Boeing cargo plane makes emergency water landing

Two pilots survived an emergency nighttime landing in the Pacific Ocean on Friday, after reporting engine trouble on their Boeing 737 cargo plane, which then splashed down off the coast of Honolulu, Hawaii.

One of the two crew members was seen in a wheelchair and loaded into an ambulance for transport to the hospital. The U.S. Coast Guard said that pilot was spotted on top of some floating packages and was picked up by a Honolulu Fire Department rescue boat.

The other survivor was airlifted by a Coast Guard helicopter, after he was found in the water clinging to the plane's tail.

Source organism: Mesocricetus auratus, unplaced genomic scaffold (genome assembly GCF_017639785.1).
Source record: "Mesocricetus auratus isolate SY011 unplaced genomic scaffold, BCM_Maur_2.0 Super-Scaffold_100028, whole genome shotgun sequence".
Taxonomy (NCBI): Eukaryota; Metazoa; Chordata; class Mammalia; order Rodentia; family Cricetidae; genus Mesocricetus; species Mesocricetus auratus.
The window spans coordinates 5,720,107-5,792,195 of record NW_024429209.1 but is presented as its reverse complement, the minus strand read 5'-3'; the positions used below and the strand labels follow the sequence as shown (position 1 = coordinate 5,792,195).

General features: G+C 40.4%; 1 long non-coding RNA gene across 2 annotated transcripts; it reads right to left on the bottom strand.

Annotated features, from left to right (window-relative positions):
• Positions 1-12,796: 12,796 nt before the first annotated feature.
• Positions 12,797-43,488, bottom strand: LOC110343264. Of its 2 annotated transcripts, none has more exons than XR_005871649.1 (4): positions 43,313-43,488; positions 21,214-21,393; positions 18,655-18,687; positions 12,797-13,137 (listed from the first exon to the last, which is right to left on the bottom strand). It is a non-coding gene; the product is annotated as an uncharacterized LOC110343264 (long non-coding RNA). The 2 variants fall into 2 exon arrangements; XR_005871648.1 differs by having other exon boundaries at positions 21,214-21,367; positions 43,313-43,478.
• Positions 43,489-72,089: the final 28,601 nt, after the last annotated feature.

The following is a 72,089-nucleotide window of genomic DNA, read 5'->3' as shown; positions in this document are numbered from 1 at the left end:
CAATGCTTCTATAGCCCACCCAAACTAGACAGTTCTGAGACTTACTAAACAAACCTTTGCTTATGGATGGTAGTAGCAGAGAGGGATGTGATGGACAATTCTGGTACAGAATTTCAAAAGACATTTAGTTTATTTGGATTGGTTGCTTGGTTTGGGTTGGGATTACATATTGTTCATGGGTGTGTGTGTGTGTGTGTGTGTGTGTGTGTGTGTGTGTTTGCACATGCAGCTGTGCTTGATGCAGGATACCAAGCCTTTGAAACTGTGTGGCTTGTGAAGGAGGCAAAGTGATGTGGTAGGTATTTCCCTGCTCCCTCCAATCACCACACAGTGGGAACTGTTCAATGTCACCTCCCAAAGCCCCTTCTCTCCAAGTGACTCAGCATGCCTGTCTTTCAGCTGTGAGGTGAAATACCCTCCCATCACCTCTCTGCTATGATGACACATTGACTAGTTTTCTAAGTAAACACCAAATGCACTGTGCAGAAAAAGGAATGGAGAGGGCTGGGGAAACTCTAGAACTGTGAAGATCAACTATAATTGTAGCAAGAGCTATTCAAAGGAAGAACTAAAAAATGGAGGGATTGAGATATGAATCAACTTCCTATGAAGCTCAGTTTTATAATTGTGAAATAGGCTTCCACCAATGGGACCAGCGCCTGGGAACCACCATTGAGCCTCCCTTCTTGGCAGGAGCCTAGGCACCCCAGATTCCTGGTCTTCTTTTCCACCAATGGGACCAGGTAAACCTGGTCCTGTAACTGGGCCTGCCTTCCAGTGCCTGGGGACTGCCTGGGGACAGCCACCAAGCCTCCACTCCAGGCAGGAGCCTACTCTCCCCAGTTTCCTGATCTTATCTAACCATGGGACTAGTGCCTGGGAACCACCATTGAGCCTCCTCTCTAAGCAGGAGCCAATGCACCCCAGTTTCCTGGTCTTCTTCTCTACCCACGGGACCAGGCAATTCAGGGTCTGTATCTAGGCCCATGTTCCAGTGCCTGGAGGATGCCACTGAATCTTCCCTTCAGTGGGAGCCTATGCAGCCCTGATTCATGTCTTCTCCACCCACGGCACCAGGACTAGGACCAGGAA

A map of the plane's flight path showed the Boeing 737-200 left Honolulu at 1:33 a.m. local time but quickly turned back, losing altitude as it approached the shore.

The Federal Aviation Administration said the two pilots were attempting to return to Honolulu when they were forced to land the aircraft in the water.

The FAA and National Transportation Safety Board said they were investigating.

Boeing said it was closely monitoring the situation and was in contact with the NTSB.

The 737 in Friday's incident was built by Boeing in 1975, according to FAA records, and was not a 737 MAX, Boeing's newest model that was grounded for 20 months after two accidents that killed hundreds of people.

Shares of Boeing were trading slightly lower on Friday afternoon.

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